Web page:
I'd Rather Be Lucky
Than Good
Fishing Journal
February, 2020 Issue
Copyright 2020 James Marsh
by Christopher Tobias
Another one he helped his buddy get
A moose he helped another friend get
             After helping a good friend harvest his first Dall sheep during the opening days of the season, on a very nice 40”
ram, I was left with a tag in my pocket. We had hiked over seventy miles in six days, crossed multiple drainages, and ended
up two airstrips away, by the time it was all said and done. It had been a hot August in Alaska and after getting his ram
down we called in the pilot so the meat didn’t spoil.
       I had some ideas about some walk in areas that I could go to, but I just wasn’t sure. Some good friends had filled their
tags and we exchanged ideas. Never any true specifics of course. Very few sheep hunters, if any, will actually give you
specifics when it comes to locating legal rams in harvest tag areas. Luckily I have some very good friends who will spoon
feed me some very legitimate information if the need arises.
       I met up with my good friend Eric to look over some maps, and after a few more discussions with my small circle of
sheep hunting friends, I decided to stick with my original plan. I was all set to hunt somewhere on a mountain between
Homer and Deadhorse. I made my final gear checks, kissed the wife and kids goodbye, and headed out the door for a
week of hunting in the mountains of Alaska.
       After a short drive I was at the trailhead and ready to begin my trek in. My friend had told me that once I got to the
base of the mountains, and headed up the drainage, that I would see sheep in no time. Well, I didn’t see any sheep on the
first day. I had gotten to the trailhead a little later than I had planned on, so I ended up camping along the creek at the
base of the mountains.
       I had brought a bear fence with me just in case I had to camp down low. But, I left it in the truck, because I really didn’t
feel like carrying an extra three pounds in my pack. Luckily I hadn’t seen any fresh sign on my way in, so I wasn’t terribly
worried about it. Besides, I’d be more of a snack than a meal for a bear. Especially after all the weight I had lost from my
first sheep hunt.
       The next morning came fast, as they always seem to do when you’re in the mountains, and I was up before the sun. I
ate a quick breakfast and had camp packed up and ready to go. I looked around for other tents and hunters, but it
seemed I was the only one in the area. For now.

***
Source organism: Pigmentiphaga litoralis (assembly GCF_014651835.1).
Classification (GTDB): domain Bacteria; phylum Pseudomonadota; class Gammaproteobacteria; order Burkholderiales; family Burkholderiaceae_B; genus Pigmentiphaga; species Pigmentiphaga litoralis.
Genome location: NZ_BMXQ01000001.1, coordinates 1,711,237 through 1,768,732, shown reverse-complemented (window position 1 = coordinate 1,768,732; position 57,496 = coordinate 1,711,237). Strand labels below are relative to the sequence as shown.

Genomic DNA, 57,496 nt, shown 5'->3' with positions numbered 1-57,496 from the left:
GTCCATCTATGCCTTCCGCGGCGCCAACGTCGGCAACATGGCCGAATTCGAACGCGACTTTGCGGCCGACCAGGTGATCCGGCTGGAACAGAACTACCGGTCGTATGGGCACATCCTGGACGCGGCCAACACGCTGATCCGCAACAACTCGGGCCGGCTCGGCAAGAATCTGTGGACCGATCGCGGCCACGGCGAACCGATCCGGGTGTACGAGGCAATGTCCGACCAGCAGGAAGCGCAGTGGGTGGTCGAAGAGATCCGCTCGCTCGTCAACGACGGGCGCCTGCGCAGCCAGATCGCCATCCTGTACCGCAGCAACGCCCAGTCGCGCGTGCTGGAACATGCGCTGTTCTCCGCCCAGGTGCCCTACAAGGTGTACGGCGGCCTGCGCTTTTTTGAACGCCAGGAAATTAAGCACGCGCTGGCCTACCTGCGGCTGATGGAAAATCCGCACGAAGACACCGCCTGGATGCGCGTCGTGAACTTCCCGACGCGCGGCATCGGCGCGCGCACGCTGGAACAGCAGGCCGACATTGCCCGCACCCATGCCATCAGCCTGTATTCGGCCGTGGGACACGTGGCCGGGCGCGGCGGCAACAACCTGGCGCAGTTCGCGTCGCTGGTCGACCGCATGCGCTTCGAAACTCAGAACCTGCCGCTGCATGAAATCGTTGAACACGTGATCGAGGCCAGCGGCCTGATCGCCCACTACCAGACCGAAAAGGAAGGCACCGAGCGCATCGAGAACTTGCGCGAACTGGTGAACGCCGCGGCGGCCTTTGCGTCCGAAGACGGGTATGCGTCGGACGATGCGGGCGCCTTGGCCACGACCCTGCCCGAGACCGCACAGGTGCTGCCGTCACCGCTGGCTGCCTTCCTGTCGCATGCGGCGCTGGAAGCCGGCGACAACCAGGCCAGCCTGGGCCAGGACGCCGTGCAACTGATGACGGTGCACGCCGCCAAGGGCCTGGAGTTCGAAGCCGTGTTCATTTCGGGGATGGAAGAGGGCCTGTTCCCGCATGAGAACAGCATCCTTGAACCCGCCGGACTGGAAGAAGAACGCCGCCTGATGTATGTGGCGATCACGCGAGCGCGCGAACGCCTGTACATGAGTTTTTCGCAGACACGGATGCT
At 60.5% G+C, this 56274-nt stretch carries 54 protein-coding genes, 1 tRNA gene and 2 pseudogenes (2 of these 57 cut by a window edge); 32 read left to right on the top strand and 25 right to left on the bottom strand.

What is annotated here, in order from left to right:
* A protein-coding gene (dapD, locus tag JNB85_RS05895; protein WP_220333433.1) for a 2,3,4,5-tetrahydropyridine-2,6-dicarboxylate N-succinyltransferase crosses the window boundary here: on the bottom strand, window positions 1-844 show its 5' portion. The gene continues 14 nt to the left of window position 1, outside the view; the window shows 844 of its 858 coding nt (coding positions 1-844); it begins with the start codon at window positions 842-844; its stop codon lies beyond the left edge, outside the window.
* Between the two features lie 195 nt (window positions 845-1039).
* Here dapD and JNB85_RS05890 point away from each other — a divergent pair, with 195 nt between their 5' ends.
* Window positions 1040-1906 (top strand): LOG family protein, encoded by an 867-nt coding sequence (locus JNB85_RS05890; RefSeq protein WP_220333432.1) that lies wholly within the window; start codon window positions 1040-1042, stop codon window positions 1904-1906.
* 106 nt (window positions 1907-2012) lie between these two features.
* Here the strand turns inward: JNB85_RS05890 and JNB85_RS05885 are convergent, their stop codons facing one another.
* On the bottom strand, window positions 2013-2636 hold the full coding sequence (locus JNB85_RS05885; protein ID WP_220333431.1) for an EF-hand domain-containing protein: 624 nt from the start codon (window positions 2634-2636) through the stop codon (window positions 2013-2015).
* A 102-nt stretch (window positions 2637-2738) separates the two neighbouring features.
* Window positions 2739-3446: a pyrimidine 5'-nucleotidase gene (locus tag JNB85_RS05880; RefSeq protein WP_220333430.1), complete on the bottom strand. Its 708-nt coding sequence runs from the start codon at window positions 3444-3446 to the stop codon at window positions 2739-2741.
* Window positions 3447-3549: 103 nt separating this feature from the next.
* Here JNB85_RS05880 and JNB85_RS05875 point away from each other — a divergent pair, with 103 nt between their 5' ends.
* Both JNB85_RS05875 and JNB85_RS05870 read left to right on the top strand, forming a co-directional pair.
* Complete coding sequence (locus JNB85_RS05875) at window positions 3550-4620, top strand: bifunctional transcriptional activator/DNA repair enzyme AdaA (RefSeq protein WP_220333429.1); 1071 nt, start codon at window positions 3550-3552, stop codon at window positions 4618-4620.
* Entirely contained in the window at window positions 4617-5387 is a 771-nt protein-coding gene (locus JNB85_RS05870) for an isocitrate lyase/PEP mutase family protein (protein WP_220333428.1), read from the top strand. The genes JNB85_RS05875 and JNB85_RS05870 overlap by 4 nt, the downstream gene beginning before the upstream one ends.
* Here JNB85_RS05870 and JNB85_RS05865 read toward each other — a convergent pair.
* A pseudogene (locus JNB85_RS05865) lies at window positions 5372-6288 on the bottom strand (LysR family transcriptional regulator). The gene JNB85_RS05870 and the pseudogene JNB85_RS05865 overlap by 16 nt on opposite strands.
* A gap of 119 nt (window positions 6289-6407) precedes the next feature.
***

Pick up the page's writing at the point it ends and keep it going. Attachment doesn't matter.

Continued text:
I had been told the walking in this area would be a little easier than where I had been in the Talkeetna mountains, and
so far, it was. I was taking my time since I was solo, and soaking in all the new scenery. Then, like clockwork, I spotted my
first sheep. As I looked closer I could see that the sheep had some headgear. I could tell through the binos that the ram
wasn’t even close to legal. But, hey, I wasn’t in a hurry, so I pulled out my Maven spotting scope and watched as he fed
along the mountain side.
       I must have watched him for a good twenty minutes before I decided to put the glass away and keep moving up the
drainage. I didn’t make it very far before I spotted some more rams bedded on the left side of the drainage. It was a group
of five rams and two looked like they had some heavy bases. At the rate I was seeing sheep, it was going to take me three
days before I got to the drainage I really wanted to check out. But, you don’t just pass up potential legal rams in a harvest
tag area.
       I made my way to the left side of the drainage and headed up the mountain so I could get to a better vantage point.
The young ram I had first spotted was still feeding across the mountain side to my right, and didn’t seem to have a care in
the world, as I fully exposed myself to him from across the creek.
       Once I made it to the small spine I had picked out, I peeked over and saw the rams had stood up and began feeding. I
only spotted the three young rams feeding, and didn’t see the other two I was really interested in getting a closer look at.
Eventually they popped out from behind a small spine in the mountain and I could see they just weren’t quite legal. Then,
out of no where, the biggest group of lambs and ewes I had ever seen in person, appeared on the saddle I intended to go
over. So, I settled in and began glassing as far as I could see.
       This summer was tough for some parts of Alaska. Wildfires were burning in a few places around the state, and it just